While rule 21.02 provides that, where a motion is brought other than promptly, the court may take account of that fact in awarding costs, there may be merit in the proposition that, where the moving party's delay is egregious, the motion can be dismissed on that ground.
[47] However, there is a strong line of authority following the decision of Williams Beauty Products v. State Farm Fire and Casualty Co. (2001), 31 C.C.L.I. (3d) 126 wherein the issue of delay is limited to the question of costs only. The history of the jurisprudence was noted by MacDonnell, J. in Project 360 Investments Limited (Sound Emporium Nightclub) v. Toronto Police Services Board, 2009 CanLII 36380 (ON SC) which involved a motion to strike a pleading:
The parties have taken me through the cases that have considered the sanction to be imposed for a failure to comply with Rule 21.02. I acknowledge that in some circumstances, courts have held that a failure to move promptly should lead to a refusal to hear the motion: see, e.g., Fleet Street Financial Corp. v. Levinson (2003), 31 C.P.C. (5th) 145 (Ont. Sup. Ct.). Other courts have held that delay is not a basis for dismissing a motion to strike but rather a factor to be taken into account in awarding costs: see, e.g., Mujagic v. State Farm Automobile Insurance Co., 2009 CanLII 9424 (ON SC), [2009] O.J. No. 889 (Sup. Ct.); North York Academy of Golf and Practice Range Inc. v. Toronto (City), [2008] O.J. No. 4128.
[48] There is greater justification for adopting the approach of limiting the impact of delay to the disposition of costs in motions brought under Rule 21.01(3)(a) such as this one. Rule 21.01(3)(a) does not merely determine a discrete issue of law or strike out a pleading for failure to disclose a cause of action, but challenges the very jurisdiction of the court to hear and determine the matter.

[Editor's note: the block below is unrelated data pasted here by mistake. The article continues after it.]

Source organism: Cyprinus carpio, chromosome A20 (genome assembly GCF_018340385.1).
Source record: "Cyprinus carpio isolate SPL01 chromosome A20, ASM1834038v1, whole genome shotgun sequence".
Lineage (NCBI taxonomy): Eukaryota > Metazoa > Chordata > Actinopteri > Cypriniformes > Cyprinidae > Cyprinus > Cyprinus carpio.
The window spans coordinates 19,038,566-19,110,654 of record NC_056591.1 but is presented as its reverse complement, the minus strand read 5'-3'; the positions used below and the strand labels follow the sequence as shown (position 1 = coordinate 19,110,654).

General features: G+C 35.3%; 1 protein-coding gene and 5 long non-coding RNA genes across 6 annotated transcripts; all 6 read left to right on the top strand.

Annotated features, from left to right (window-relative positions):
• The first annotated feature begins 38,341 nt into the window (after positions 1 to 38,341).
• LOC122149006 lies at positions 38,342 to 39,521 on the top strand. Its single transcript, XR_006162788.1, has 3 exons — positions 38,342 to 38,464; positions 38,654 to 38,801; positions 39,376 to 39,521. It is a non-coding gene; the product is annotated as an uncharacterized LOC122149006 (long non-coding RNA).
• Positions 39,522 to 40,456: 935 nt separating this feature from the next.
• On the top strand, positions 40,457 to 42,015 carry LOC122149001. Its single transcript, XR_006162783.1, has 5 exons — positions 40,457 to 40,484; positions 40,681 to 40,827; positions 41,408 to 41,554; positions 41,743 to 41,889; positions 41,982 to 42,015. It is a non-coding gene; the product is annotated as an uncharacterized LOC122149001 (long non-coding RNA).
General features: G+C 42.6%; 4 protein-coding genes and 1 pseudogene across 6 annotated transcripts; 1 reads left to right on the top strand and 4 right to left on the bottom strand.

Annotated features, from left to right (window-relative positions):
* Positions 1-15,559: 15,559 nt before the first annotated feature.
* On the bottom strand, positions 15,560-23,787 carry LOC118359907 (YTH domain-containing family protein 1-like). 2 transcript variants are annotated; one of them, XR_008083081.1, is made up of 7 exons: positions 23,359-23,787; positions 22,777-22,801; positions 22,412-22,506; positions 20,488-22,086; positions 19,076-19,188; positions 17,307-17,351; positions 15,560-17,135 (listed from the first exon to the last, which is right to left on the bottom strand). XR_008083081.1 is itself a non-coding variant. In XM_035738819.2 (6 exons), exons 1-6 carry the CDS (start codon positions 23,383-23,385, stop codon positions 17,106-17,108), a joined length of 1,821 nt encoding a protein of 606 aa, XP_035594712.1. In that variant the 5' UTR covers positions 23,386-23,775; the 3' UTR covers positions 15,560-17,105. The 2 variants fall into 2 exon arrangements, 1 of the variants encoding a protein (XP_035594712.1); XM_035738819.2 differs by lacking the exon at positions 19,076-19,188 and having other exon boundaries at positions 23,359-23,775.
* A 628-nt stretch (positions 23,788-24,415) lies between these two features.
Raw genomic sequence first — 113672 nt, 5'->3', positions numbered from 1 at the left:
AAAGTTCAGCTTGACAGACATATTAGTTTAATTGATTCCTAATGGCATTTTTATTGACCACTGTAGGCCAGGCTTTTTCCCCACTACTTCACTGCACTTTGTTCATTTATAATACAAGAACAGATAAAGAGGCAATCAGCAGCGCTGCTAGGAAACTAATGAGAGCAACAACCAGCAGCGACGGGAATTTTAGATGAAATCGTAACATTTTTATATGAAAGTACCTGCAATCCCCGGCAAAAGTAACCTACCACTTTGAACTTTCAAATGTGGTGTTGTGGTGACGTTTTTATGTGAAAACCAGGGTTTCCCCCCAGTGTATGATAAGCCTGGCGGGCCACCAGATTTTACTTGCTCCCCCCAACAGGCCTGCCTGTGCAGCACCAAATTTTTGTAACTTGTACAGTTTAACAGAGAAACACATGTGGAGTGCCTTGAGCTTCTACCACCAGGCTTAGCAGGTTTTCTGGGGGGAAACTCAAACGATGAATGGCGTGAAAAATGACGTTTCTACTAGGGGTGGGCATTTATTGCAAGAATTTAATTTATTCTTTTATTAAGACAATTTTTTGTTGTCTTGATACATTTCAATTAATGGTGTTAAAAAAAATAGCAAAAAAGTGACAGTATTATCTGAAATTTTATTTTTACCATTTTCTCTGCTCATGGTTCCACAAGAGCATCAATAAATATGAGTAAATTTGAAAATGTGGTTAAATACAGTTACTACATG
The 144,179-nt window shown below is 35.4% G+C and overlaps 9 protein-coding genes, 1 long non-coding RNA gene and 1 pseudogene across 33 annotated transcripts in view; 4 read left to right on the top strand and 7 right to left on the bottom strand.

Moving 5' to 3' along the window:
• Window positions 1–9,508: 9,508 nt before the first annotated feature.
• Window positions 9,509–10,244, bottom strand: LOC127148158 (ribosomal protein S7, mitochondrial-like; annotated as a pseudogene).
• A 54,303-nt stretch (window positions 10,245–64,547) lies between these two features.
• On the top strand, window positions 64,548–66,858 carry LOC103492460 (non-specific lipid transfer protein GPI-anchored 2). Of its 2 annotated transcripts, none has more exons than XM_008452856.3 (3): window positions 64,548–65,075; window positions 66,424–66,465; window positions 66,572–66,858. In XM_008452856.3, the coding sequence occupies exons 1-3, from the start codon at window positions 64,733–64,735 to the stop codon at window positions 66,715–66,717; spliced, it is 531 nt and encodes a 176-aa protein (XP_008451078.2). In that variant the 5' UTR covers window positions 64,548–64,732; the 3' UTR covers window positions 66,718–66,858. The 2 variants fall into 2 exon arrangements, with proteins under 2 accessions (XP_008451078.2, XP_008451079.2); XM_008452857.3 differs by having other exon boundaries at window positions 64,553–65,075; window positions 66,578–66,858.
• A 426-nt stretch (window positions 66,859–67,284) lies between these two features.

[49] In Brillon v. General Dynamics Land Systems - Canada, 2018 ONSC 7442 (CanLII), the Court considered the applicability of Rule 21.02 in the context of a motion that was heard 7 years following the exchange of pleadings. The issue was whether the Court had jurisdiction over the dispute or whether the matter should be determined by a labour arbitrator. In holding that Section 21.02 was not a bar to the motion, the court stated:
At issue in the present case is whether the court or labour arbitrator has jurisdiction over the subject matter under the Labours Relations Act s. 48(1). Where there is a law such as s. 48(1) which deals with the court’s jurisdiction, I would be surprised if, as the plaintiff’s factum seems to suggest, a law may be circumvented or ignored because a party conducts itself contrary to it. I do not agree with the argument that the defendant is, in the face of s. 48(1), able to attorn to this court’s jurisdiction based on its conduct in this litigation. Whether the case should proceed in this court is an issue to be determined on other grounds. The delay in bringing this motion is a matter to be dealt with through costs, according to Rule 21.02, which states:
21.02 A motion under rule 21.01 shall be made promptly and a failure to do so may be taken into account by the court in awarding costs. R.R.O. 1990, Reg. 194, r. 21.02.
Indeed, in submissions, plaintiff’s counsel agreed that delay in and of itself in bringing this motion does not vest jurisdiction in the court given the wording of the Labour Relations Act. He agreed that, if motions challenging jurisdiction are not brought promptly, the remedy is in costs. Consequently, I find that the delay in bringing this motion does not vest jurisdiction in the court given the wording of the Labour Relations Act, s. 48(1).


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Last modified: 19-02-23